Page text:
I’m going to explain you a concept that is so simple that you’re probably going to react like: “dude .. come on .. you just totally wasted my time .. this is so obvious.. can’t believe you just don’t take this for granted”.
But I’m still gonna. Just because of the fact that the concept is so simple, that at first, I just didn’t think of it to use it like this.
You know all about Deltas, right? It’s the type of file you can create with PowerShell (Compare-NAVApplicationObject) that describes the changes you did on specific objects. You can apply this file to an object file, also with PowerShell (Update-NAVApplicationObject), which basically merges all these described changes to the object file. Good stuff .. especially in upgrade scenarios.
It’s a way to transport changes and easily merge changes in a database by:
- Exporting the objects to text from that database
- Apply with PowerShell
- Solve conflicts if any
- Import the objects
What if I want to remove the changes back from the database?
Well .. Deltas describe changes. So it also describes the removal of any kind of control, property, object, .. . Also THAT is a Delta. As such, if you apply a removal of a field to a table .. your result will obviously be a text file of the table object, without that field. Furthermore, if your delta describes the removal of an object .. the result folder will not contain that object, and the “updateresult” will contain the list of objects that were removed. You can work with that!
But how do I create such a delta?
Well, also this is obvious: you create a delta by comparing two versions, right? The ORIGINAL and the MODIFIED. And you end up with a description of what you did in the modified database. Well, you can easily create a so called “reverse delta” (probably there is a better word for it) by switching the two: as original, you take the modified, and as the modified, you provide the original. You will end up with the exact opposite delta. And in my opinion, you should always create the two deltas: the modification, and the one to reverse the modification are equally important.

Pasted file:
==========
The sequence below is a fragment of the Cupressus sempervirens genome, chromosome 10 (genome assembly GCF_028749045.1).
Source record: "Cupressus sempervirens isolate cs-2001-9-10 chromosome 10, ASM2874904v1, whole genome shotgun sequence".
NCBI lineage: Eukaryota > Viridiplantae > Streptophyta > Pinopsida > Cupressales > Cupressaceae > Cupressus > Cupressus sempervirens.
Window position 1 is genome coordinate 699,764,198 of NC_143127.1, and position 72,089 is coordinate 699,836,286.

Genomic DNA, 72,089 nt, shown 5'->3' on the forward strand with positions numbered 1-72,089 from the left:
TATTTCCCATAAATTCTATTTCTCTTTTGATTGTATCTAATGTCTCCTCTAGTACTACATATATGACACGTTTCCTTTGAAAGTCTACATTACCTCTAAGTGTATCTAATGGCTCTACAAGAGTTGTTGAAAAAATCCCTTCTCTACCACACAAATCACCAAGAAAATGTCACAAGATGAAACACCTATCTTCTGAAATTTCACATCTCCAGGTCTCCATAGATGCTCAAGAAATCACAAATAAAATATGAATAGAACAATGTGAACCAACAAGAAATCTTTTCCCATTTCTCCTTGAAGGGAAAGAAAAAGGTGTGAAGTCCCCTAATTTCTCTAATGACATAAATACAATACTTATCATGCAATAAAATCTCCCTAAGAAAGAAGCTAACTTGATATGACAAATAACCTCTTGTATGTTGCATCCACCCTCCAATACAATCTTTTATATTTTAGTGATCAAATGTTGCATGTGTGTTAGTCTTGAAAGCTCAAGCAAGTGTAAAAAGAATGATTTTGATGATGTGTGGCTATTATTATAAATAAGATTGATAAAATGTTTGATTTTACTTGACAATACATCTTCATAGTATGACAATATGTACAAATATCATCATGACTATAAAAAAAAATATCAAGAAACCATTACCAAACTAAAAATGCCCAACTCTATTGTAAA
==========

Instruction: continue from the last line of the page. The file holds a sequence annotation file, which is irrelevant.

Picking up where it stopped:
I used this in the field
A while back, we were implementing an add-on, and realized that the add-on just didn’t cut it for us. So basically, after quite some time, we had to remove the add-on (+300 changed objects) out of our database. This turned out to be very simple: I used that “reversed delta”, and removed it without any pain, including text constants, fields, local variables, undocumented code, .. and all other pain anyone faces when doing this kind of removal jobs manually.
So how do you handle the deletion of Objects
As you know, when you import a text file, NAV is never going to remove objects. This needs to be handled by either you manually, or your script. You can do it easily by looping the Updateresult-object you get back from the Update-NAVApplicationObject cmdlet, in combination with the cmdlet to remove objects: Delete-NAVApplicationObject (which doesn’t seem to be on MSDN). I added this to functions – which I will talk about in one of the next blogposts where I will explain some functions I added to my repository on GitHub to work with Deltas more easily.